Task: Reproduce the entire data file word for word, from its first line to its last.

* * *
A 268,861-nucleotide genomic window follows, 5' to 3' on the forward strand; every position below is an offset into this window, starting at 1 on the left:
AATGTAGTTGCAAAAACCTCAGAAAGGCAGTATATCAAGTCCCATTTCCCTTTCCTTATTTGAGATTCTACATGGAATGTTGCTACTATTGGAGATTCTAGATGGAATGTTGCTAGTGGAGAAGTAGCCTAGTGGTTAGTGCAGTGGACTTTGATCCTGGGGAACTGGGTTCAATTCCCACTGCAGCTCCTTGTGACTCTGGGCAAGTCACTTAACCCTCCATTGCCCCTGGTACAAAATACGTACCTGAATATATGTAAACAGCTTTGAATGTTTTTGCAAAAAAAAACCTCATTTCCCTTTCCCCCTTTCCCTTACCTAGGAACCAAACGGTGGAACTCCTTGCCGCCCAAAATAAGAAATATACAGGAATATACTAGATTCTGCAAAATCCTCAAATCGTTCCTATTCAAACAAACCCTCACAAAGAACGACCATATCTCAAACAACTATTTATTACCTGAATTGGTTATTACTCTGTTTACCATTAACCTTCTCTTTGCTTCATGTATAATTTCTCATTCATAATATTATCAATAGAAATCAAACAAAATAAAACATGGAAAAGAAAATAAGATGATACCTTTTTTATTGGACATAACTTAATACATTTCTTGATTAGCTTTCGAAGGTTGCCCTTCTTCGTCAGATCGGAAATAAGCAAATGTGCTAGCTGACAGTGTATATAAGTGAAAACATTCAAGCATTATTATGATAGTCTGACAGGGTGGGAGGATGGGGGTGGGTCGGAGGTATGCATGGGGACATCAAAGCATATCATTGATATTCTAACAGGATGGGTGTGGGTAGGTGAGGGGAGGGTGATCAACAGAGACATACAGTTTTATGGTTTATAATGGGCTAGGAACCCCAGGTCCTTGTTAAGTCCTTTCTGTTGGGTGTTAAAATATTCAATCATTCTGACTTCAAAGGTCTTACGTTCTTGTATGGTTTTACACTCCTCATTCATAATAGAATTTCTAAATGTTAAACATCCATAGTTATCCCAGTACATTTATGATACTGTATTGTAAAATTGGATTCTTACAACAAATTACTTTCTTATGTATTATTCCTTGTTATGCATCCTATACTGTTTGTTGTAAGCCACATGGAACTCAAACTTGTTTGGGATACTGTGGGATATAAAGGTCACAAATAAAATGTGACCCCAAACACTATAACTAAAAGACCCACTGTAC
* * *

A 268,861-nucleotide genomic window follows, 5' to 3' on the forward strand; every position below is an offset into this window, starting at 1 on the left:
AATGTAGTTGCAAAAACCTCAGAAAGGCAGTATATCAAGTCCCATTTCCCTTTCCTTATTTGAGATTCTACATGGAATGTTGCTACTATTGGAGATTCTAGATGGAATGTTGCTAGTGGAGAAGTAGCCTAGTGGTTAGTGCAGTGGACTTTGATCCTGGGGAACTGGGTTCAATTCCCACTGCAGCTCCTTGTGACTCTGGGCAAGTCACTTAACCCTCCATTGCCCCTGGTACAAAATACGTACCTGAATATATGTAAACAGCTTTGAATGTTTTTGCAAAAAAAAACCTCATTTCCCTTTCCCCCTTTCCCTTACCTAGGAACCAAACGGTGGAACTCCTTGCCGCCCAAAATAAGAAATATACAGGAATATACTAGATTCTGCAAAATCCTCAAATCGTTCCTATTCAAACAAACCCTCACAAAGAACGACCATATCTCAAACAACTATTTATTACCTGAATTGGTTATTACTCTGTTTACCATTAACCTTCTCTTTGCTTCATGTATAATTTCTCATTCATAATATTATCAATAGAAATCAAACAAAATAAAACATGGAAAAGAAAATAAGATGATACCTTTTTTATTGGACATAACTTAATACATTTCTTGATTAGCTTTCGAAGGTTGCCCTTCTTCGTCAGATCGGAAATAAGCAAATGTGCTAGCTGACAGTGTATATAAGTGAAAACATTCAAGCATTATTATGATAGTCTGACAGGGTGGGAGGATGGGGGTGGGTCGGAGGTATGCATGGGGACATCAAAGCATATCATTGATATTCTAACAGGATGGGTGTGGGTAGGTGAGGGGAGGGTGATCAACAGAGACATACAGTTTTATGGTTTATAATGGGCTAGGAACCCCAGGTCCTTGTTAAGTCCTTTCTGTTGGGTGTTAAAATATTCAATCATTCTGACTTCAAAGGTCTTACGTTCTTGTATGGTTTTACACTCCTCATTCATAATAGAATTTCTAAATGTTAAACATCCATAGTTATCCCAGTACATTTATGATACTGTATTGTAAAATTGGATTCTTACAACAAATTACTTTCTTATGTATTATTCCTTGTTATGCATCCTATACTGTTTGTTGTAAGCCACATGGAACTCAAACTTGTTTGGGATACTGTGGGATATAAAGGTCACAAATAAAATGTGACCCCAAACACTATAACTAAAAGACCCACTGTAC